Last, Judge Sotomayor considered whether the DOJ waived the protections of Exemption 5 when it twice mentioned the Neiman memorandum in the Webster report, and whether the exemption's protections did not apply to any portion of the document so as to merit the release of such portions to the public. Sotomayor answered both questions in the negative. First, she found that neither the minor references to the memorandum in the commission report, nor the fact that Neiman likely had knowledge that the Webster Commission would issue a report based upon her memorandum constituted a waiver. Second, upon reviewing the document, Sotomayor agreed with the district court that the "limited factual material in the memorandum was too intertwined with privileged material to require disclosure."

  • Open Government- Dow Jones & Co., Inc. v. U.S. Dep't. of Justice, 880 F.Supp 145 (S.D.N.Y. 1995)(concerning requests for information about Vincent Foster's death).

Dow Jones & Co., Inc. v. U.S. Dep't. of Justice concerned evidence surrounding the death of former White House Deputy Counsel, Vincent Foster. Here, the Wall Street Journal ("WSJ") made FOIA requests to the DOJ, seeking to obtain copies of reports of the respective investigations of the Deputy Attorney General and the Park Police into the circumstances of Foster's death. In addition, the WSJ also requested copies of a note found within Foster's briefcase at the crime scene. When the WSJ did not receive any response to their FOIA request, it filed suit against the DOJ. Fiske, the Independent Counsel investigating the case, informed the DOJ that public disclosure would substantially prejudice his investigation and he claimed the reports were exempt under FOIA Exemption 7(A), which excludes records or information compiled for law enforcement purposes from mandatory disclosure if disclosure could reasonably be expected to interfere with law enforcement proceedings. Although Fiske advised the DOJ that public release of the note would not be detrimental to his investigation, the DOJ sought to prevent it from being disclosed under FOIA Exemption 7(C). The DOJ did, however, make the note available for viewing in its Washington, D.C. office. Both the plaintiffs and the DOJ moved for summary judgment in the case. The plaintiffs sought partial summary judgment on the grounds that partial disclosures made by the DOJ waived Exemption 7(A) to the extent it applied to the reports. In addition, the plaintiffs sought to have the court view the reports to determine which segments should be released under the waiver. The DOJ, on the other hand, sought summary judgment dismissing the plaintiffs' complaint.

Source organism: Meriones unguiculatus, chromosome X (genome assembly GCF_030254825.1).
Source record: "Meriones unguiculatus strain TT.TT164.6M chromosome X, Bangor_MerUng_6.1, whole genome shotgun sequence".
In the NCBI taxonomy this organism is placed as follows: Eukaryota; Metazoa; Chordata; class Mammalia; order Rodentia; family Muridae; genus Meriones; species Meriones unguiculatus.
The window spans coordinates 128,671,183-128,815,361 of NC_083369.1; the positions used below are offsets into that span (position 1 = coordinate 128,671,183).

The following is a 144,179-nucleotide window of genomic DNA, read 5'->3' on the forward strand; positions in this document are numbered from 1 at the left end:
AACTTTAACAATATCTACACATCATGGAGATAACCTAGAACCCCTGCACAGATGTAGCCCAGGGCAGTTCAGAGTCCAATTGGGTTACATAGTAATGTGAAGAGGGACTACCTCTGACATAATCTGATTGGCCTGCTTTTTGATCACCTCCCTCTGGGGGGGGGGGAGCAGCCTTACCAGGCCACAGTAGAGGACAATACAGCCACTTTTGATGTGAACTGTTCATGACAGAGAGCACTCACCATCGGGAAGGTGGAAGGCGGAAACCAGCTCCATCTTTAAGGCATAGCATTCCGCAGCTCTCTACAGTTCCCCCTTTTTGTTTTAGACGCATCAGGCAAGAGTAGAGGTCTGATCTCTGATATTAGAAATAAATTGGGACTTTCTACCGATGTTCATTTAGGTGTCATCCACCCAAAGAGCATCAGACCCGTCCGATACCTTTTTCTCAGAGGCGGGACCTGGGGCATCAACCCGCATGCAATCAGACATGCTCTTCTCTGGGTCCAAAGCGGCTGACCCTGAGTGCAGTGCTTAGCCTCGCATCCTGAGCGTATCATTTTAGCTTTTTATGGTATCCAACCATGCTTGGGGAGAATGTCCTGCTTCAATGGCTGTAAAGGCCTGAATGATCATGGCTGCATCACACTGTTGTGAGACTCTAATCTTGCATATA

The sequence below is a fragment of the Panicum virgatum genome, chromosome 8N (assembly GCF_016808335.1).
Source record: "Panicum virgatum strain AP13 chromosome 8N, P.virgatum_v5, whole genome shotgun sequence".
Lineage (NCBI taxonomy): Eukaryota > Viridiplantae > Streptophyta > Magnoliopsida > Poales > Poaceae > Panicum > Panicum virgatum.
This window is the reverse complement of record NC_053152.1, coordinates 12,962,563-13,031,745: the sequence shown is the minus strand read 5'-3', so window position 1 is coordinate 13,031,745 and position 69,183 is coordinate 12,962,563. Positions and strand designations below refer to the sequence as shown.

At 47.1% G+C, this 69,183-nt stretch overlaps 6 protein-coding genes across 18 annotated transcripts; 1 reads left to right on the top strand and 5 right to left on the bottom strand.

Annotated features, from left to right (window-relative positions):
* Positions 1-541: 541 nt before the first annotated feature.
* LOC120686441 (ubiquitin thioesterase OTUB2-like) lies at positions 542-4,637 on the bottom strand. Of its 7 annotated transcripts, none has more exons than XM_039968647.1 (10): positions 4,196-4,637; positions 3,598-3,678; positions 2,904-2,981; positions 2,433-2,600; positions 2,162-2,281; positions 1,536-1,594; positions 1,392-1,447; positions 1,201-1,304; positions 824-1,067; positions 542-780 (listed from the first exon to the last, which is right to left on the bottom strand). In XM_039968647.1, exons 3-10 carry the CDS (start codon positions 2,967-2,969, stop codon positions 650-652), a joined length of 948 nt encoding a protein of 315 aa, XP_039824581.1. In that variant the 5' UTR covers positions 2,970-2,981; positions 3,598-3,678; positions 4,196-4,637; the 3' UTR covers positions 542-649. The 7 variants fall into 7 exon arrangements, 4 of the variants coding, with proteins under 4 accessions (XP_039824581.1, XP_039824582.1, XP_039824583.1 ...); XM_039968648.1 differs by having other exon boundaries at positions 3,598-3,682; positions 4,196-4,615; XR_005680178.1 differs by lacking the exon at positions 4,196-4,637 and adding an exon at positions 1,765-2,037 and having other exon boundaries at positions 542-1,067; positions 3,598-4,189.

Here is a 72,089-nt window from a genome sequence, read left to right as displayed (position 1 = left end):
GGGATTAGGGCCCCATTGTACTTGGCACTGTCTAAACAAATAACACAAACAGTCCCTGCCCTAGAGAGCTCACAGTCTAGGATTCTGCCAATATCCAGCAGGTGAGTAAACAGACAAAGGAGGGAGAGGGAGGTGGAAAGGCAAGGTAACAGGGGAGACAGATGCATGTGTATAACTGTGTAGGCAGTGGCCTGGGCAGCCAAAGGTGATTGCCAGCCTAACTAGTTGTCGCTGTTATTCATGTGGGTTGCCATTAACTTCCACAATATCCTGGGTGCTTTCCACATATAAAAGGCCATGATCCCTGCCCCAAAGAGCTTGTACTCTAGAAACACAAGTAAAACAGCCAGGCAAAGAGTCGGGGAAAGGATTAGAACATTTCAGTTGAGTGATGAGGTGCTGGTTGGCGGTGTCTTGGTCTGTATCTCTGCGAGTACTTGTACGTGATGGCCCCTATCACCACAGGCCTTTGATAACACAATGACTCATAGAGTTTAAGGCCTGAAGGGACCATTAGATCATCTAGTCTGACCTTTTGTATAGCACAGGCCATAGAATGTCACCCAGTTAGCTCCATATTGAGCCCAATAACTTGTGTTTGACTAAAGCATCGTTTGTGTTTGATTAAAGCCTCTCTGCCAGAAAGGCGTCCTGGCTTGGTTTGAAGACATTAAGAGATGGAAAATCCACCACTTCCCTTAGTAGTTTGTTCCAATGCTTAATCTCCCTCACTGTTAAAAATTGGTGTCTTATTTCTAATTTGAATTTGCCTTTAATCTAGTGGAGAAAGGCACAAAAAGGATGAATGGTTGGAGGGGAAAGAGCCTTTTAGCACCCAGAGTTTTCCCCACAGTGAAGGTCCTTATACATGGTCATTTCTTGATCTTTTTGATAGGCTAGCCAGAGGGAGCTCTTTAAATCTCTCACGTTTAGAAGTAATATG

In her opinion for the United States District Court for the Southern District of New York, Judge Sotomayor first determined that the DOJ met its burden in demonstrating that the reports fell within Exemption 7(A). She then addressed whether there was any merit to the plaintiffs assertion that the DOJ's disclosure of various portions of the report effectively waived its entitlement to the 7(A) Exemption. She found the DOJ had not waived its protection. Next, Sotomayor considered whether FOIA Exemption 7(C), "an exemption which protects records or information compiled for law enforcement purposes to the extent that production could reasonably constitute an unwarranted invasion of privacy," applied to allow the DOJ to withhold the note found within Foster's briefcase. Thus, Sotomayor was required to weigh the interest of Foster's family in keeping the information private against the public's interest in viewing the note. She wrote:

I disagree with the DOJ's assertion that it has fulfilled its duty to the public by making the [n]ote available for viewing in its Washington, D.C. office. Interested persons should not be required to make a time-consuming and costly trip to the capitol in order to view the Note.

In addition, she addressed the privacy concerns of the Foster family. She wrote:

I do not doubt that making photocopies of the note available on a wider scale may spark a new round of media attention toward the Foster family, and I sympathize with them for the pain they will bear as a result of any renewed scrutiny. I am not convinced, however, that any such renewed interest will be so substantial as to outweigh the important public interest in viewing the note.

Judge Sotomayor justified her reasoning by distinguishing Dow Jones from New York Times v. NASA, a case that the DOJ relied upon in its contention that the note fell within Exemption 7(C). In New York Times v. NASA, the court held that "the audiotape of Challenger astronauts recorded immediately before their death was exempt from disclosure, though NASA had published a transcript of the tape, since exposure to the voice of a beloved family member immediately prior to that family member's death, would cause Challenger families great pain and would not contribute to the public understanding of government operation." Sotomayor distinguished the two cases on the basis that the Foster family's privacy interest in the note was weaker than the Challenger astronauts' families interest in the audiotape. She wrote: